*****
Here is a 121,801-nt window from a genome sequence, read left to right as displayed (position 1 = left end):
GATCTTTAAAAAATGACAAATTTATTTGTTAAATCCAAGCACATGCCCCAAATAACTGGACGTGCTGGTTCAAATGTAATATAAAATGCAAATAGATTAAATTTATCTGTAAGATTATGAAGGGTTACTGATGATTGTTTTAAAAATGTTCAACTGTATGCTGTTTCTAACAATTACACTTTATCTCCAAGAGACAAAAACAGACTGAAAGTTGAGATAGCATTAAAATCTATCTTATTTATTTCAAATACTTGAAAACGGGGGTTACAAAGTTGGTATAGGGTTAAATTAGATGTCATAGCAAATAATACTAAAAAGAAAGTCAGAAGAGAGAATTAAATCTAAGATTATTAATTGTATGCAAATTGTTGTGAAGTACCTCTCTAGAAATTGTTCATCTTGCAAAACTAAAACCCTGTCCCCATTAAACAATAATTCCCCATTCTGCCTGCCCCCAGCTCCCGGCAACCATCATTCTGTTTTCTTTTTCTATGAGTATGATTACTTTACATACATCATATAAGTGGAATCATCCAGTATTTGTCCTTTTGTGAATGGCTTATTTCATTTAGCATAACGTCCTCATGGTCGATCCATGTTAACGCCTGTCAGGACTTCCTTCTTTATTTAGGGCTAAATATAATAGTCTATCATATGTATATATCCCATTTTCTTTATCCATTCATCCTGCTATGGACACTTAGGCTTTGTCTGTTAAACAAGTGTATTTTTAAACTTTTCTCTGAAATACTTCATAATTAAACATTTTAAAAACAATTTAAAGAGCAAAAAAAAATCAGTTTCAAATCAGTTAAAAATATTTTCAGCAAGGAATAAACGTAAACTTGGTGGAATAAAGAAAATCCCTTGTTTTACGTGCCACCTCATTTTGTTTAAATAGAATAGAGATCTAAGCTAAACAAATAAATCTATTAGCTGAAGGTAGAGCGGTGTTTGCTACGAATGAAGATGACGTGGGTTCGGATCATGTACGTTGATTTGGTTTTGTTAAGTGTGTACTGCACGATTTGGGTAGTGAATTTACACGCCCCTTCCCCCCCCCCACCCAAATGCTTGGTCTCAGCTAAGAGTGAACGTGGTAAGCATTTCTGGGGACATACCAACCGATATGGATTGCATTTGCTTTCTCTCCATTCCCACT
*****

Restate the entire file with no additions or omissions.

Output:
Here is a 121,801-nt window from a genome sequence, read left to right as displayed (position 1 = left end):
GATCTTTAAAAAATGACAAATTTATTTGTTAAATCCAAGCACATGCCCCAAATAACTGGACGTGCTGGTTCAAATGTAATATAAAATGCAAATAGATTAAATTTATCTGTAAGATTATGAAGGGTTACTGATGATTGTTTTAAAAATGTTCAACTGTATGCTGTTTCTAACAATTACACTTTATCTCCAAGAGACAAAAACAGACTGAAAGTTGAGATAGCATTAAAATCTATCTTATTTATTTCAAATACTTGAAAACGGGGGTTACAAAGTTGGTATAGGGTTAAATTAGATGTCATAGCAAATAATACTAAAAAGAAAGTCAGAAGAGAGAATTAAATCTAAGATTATTAATTGTATGCAAATTGTTGTGAAGTACCTCTCTAGAAATTGTTCATCTTGCAAAACTAAAACCCTGTCCCCATTAAACAATAATTCCCCATTCTGCCTGCCCCCAGCTCCCGGCAACCATCATTCTGTTTTCTTTTTCTATGAGTATGATTACTTTACATACATCATATAAGTGGAATCATCCAGTATTTGTCCTTTTGTGAATGGCTTATTTCATTTAGCATAACGTCCTCATGGTCGATCCATGTTAACGCCTGTCAGGACTTCCTTCTTTATTTAGGGCTAAATATAATAGTCTATCATATGTATATATCCCATTTTCTTTATCCATTCATCCTGCTATGGACACTTAGGCTTTGTCTGTTAAACAAGTGTATTTTTAAACTTTTCTCTGAAATACTTCATAATTAAACATTTTAAAAACAATTTAAAGAGCAAAAAAAAATCAGTTTCAAATCAGTTAAAAATATTTTCAGCAAGGAATAAACGTAAACTTGGTGGAATAAAGAAAATCCCTTGTTTTACGTGCCACCTCATTTTGTTTAAATAGAATAGAGATCTAAGCTAAACAAATAAATCTATTAGCTGAAGGTAGAGCGGTGTTTGCTACGAATGAAGATGACGTGGGTTCGGATCATGTACGTTGATTTGGTTTTGTTAAGTGTGTACTGCACGATTTGGGTAGTGAATTTACACGCCCCTTCCCCCCCCCCACCCAAATGCTTGGTCTCAGCTAAGAGTGAACGTGGTAAGCATTTCTGGGGACATACCAACCGATATGGATTGCATTTGCTTTCTCTCCATTCCCACT